“We landed our C-130 on Red Devil LZ, a short dirt runway in the middle of the Fort Carson training complex,” said U.S. Air Force Lt. Col. James “Jim” Jirele, 302nd Operations Support Squadron chief of current operations. “All around us were helicopters bringing in patients from the mass casualty exercise that was simulated many miles away. These patients were then airlifted out of the Red Devil LZ on our C-130. Enroute to the destination, the aero-med nurses and med-techs performed medical services for those patients, practicing their skills for future real-life missions.”
Exercise participants operated multiple aircraft and types throughout Colorado Springs, specifically Fort Carson’s range, south to Pueblo, northeast to Peterson Space Force Base and northeast to the United States Air Force Academy with zero safety incidents and 100 percent accountability of all aircrew, medical personnel, and live role players, according to Housholder. Medical personnel from both the Army and Air Force Reserve expressed how the exercise taught them how to better operate in a real-world scenario.
“It helped us exercise joint medical capabilities practicing engine running patient offloads between UH-60s and C-130s, with multiple stops and large patient loads,” said U.S. Air Force Maj. Elizabeth Norte, 34th Aeromedical Evacuation Squadron operations support flight commander. “We got the opportunity to train with Army ground and flight medics and see what their scope of practice is.”
U.S. Army Spc. Matthew Burton, 7-158 General Support Aviation Battalion critical care flight paramedic, said it was difficult to pinpoint how important the training was.
“You can’t sit in a schoolhouse and learn these things that we learned during the exercise,” said Burton. “We had a bunch of brand-new medics doing things that they’ve never done. They’ve read through textbooks, taken tests and done work on mannequins, but to have them work on live role players has been invaluable.”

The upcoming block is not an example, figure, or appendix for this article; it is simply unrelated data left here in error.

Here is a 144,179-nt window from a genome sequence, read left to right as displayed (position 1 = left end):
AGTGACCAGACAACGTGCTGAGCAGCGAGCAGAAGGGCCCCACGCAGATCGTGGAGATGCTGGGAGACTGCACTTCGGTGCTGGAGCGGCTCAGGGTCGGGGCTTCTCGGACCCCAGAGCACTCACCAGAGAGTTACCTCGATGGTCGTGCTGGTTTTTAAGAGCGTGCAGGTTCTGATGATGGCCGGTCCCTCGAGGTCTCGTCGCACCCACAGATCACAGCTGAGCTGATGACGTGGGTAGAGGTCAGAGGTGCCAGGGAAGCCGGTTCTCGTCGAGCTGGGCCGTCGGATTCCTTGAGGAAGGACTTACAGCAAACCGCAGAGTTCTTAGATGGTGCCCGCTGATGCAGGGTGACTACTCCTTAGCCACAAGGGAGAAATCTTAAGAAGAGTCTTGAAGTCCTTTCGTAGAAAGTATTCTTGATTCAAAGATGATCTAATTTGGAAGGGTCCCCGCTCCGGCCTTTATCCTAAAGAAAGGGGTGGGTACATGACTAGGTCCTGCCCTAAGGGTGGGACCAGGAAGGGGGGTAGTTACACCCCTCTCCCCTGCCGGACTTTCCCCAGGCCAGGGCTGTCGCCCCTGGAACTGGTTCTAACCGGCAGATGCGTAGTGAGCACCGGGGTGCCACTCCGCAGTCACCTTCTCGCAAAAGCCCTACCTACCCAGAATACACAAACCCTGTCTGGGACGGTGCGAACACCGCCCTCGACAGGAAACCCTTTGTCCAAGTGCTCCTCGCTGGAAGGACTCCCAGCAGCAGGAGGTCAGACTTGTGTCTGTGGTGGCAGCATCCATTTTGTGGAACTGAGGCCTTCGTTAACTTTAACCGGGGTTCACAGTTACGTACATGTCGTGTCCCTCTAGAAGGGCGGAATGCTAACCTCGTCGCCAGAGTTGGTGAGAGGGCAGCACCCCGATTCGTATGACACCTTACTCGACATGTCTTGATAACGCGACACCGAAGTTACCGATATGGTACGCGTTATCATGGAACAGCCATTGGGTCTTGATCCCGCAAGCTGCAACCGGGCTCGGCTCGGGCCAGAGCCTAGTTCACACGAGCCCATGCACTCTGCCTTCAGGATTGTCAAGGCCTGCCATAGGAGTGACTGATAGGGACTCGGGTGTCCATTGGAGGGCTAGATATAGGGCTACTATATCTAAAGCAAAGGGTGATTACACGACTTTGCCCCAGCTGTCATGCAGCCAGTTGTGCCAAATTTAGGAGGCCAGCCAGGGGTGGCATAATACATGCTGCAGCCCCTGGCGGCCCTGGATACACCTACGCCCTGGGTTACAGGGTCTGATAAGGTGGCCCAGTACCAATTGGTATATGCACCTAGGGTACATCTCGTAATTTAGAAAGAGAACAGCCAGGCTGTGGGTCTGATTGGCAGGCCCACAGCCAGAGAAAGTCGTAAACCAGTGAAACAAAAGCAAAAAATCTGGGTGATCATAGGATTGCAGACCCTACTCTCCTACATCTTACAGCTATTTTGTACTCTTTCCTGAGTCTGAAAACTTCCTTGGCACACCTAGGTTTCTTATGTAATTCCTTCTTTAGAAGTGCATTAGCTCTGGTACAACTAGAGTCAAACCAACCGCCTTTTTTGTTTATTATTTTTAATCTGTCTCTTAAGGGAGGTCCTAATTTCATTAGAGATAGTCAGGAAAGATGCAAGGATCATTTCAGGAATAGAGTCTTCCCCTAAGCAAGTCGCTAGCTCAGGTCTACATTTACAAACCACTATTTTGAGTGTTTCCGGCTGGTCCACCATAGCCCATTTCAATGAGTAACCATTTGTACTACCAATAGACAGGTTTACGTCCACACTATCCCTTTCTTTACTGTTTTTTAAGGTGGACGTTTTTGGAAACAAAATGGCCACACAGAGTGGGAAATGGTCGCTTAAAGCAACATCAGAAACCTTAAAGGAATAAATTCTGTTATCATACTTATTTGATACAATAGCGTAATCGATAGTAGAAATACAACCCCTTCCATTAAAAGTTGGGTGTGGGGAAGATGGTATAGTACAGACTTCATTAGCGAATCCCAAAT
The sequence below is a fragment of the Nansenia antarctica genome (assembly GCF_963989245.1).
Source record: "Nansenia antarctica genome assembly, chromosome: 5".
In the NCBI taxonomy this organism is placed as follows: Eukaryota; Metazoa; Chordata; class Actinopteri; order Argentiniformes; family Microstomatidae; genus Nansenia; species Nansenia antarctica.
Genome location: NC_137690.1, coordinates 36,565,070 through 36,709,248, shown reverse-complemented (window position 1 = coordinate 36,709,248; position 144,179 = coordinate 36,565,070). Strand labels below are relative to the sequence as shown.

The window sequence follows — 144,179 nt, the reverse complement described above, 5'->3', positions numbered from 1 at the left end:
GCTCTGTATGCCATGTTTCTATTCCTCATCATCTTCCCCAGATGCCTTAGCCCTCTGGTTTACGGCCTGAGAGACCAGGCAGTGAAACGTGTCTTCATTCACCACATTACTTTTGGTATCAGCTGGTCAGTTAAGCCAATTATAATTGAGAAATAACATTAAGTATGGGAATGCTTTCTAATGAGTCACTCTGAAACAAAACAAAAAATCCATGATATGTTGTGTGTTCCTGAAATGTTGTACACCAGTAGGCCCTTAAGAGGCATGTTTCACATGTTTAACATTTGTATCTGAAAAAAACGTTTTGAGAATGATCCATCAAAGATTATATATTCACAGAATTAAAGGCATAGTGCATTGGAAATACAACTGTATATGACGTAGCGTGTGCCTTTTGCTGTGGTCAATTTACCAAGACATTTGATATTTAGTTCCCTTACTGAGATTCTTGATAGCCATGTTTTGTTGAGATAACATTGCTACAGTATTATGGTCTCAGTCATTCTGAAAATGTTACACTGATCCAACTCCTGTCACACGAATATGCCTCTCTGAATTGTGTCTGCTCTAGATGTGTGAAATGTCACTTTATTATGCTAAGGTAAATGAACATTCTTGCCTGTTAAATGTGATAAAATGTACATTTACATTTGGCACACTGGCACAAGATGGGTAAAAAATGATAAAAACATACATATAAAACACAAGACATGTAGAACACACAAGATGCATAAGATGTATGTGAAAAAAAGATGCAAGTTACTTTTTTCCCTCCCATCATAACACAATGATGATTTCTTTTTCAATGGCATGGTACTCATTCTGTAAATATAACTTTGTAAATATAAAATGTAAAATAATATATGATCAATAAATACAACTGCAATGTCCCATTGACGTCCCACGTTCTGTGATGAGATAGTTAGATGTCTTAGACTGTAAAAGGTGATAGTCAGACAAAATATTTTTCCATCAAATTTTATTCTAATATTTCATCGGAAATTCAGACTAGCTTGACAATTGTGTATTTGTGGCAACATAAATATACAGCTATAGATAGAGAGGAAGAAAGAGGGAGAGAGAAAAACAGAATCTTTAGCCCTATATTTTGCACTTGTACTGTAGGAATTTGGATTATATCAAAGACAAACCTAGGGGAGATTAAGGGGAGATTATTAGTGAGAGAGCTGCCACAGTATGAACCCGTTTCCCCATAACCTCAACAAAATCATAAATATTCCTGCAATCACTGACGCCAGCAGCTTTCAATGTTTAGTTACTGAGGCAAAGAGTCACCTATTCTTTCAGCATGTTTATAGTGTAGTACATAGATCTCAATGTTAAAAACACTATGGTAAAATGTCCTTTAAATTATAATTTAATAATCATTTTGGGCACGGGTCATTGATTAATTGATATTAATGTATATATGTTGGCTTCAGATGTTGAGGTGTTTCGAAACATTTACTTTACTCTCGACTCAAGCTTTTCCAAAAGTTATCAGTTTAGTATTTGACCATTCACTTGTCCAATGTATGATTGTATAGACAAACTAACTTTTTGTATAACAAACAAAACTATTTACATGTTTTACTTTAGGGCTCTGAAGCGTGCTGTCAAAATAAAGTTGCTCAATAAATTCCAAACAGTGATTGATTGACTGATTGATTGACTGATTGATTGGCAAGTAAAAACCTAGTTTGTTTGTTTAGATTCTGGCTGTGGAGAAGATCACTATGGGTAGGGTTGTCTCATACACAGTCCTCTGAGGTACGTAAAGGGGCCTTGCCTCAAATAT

With a team made up of reservists from both branches, unique skillsets are brought to the field as well, according to U.S. Army 1st Sgt. Bjoern “Jens” Pietrzyk, 7-158 General Support Aviation Battalion critical care flight paramedic.
“The majority of my flight medics all work as civilian paramedics. The surgical team staff are civilian doctors. The knowledge sharing that comes from that civilian side into an environment like this is unmatched,” said Pietrzyk, “Working with the Air Force and seeing what they bring to the fight versus the Army opened our eyes to how much more they can do. So now, we know their capabilities and we can activate them earlier and use them more on the battlefield.”
When asked if she thought the exercise was a success, Housholder answered with an emphatic ‘yes!’
“The cooperation and coordination between the Army Reserve and Air Force Reserve was fantastic and, altogether, inspiring,” said Housholder. “Both branches showed up in tremendous ways to make this exercise a success, and I believe that will be fundamental for next year’s exercise.”
The 10-day exercise spanned a wide range of the Colorado Springs area, from mountain ranges to runways and classrooms, allowing members to experience real-world deployment contingencies.
“I think it was an amazing exercise,” said Pietrzyk. “We’re all tired, but it was definitely worth it. I learned a lot, and that’s what this is all about.”